It is well established that chronic inflammation contributes to cancer development. Many studies have demonstrated that inflammatory leukocytes promote epithelial cancer by providing soluble growth and survival factors to initiated cells and contribute to tissue remodeling and angiogenesis via synthesis of extracellular proteases;thus, physiological processes necessary for tumor development, e.g., enhanced cell survival, tissue remodeling and angiogenesis, are regulated by leukocytes and the soluble mediators they deliver. However, molecular mechanisms responsible for initiation and/or maintenance of chronic inflammatory pathways that potentiate growth of developing neoplasms are not well understood. We have previously reported a provocative role for adaptive immune cells as regulators of inflammation-associated epithelial cancer development. Using the HPV16 transgenic mouse model of squamous carcinoma development, we found that genetic deletion of adaptive B and T lymphocytes resulted in attenuated recruitment of innate immune cells towards premalignant skin. As a consequence, tissue remodeling, angiogenesis and epithelial hyperproliferation were significantly attenuated, culminating in reduced carcinoma incidence. Importantly, transfer of B220+CD19+ B cells or serum from HPV16 mice into T and B lymphocyte-deficient/HPV16 mice resulted in restored characteristics of premalignancy, e.g., immunoglobulin deposition in neoplastic skin, recruitment of innate leukocytes, activation of angiogenic vasculature and keratinocyte hyperproliferation. Together, these data support the hypothesis that peripheral B cell activation is an essential step for early epithelial neoplasia and B cell-derived soluble mediators are necessary for establishing chronic inflammatory states that potentiate malignant progression. Based on this hypothesis, the overall goal of this application is to examine whether specific targeting of B lymphocytes or instead, specific targeting of B lymphocyte effector pathways represent viable therapeutic targets for anti-cancer therapy. To assess this, we propose to: 1) Determine the parameters of neoplastic progression in HPV16 mice that are B lymphocyte-dependent;2) Determine what parameters of neoplastic progression in HPV16 mice are FcR?-dependent;3) Define functionally significant myeloid cell types regulated by humoral immunity that potentiate carcinogenesis. PROJECT NARRATIVE: The major goal of our project is to examine whether specific targeting of B lymphocytes, or instead, specific targeting of B lymphocyte effector pathways represent viable therapeutic strategies for attenuating chronic inflammation associated with epithelial cancer development. Identification of regulatory cells/molecules/pathways essential for either initiating or maintaining chronic inflammation associated with epithelial neoplasms, would provide valuable anti-cancer therapeutic targets with which to combat growth and progression of solid tumors.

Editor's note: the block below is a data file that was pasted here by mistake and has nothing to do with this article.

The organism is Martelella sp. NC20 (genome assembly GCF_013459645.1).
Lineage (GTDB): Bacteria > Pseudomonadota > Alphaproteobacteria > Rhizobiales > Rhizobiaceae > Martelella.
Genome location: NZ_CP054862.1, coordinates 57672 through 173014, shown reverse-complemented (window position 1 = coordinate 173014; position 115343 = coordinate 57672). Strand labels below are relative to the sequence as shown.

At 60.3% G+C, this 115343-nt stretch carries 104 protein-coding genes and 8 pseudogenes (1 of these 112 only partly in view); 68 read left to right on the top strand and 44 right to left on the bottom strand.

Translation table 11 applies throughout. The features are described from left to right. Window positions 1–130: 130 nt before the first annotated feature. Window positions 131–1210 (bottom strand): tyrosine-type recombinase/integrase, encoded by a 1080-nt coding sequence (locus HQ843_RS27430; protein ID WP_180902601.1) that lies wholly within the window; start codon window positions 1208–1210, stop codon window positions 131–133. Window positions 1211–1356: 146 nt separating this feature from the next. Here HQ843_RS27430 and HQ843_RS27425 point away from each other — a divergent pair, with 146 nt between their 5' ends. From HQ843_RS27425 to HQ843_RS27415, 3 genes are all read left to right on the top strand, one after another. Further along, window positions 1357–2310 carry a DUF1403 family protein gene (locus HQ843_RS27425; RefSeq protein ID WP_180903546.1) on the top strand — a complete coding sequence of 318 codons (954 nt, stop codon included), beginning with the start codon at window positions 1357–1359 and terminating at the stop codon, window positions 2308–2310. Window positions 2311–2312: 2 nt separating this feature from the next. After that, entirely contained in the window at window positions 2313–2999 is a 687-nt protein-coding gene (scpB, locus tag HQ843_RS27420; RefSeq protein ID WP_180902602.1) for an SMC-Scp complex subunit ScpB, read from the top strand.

National Institute of Health (NIH)
National Cancer Institute (NCI)
Research Project (R01)
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Tumor Microenvironment Study Section (TME)
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Howcroft, Thomas K
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Oregon Health and Science University
Anatomy/Cell Biology
Schools of Medicine
United States
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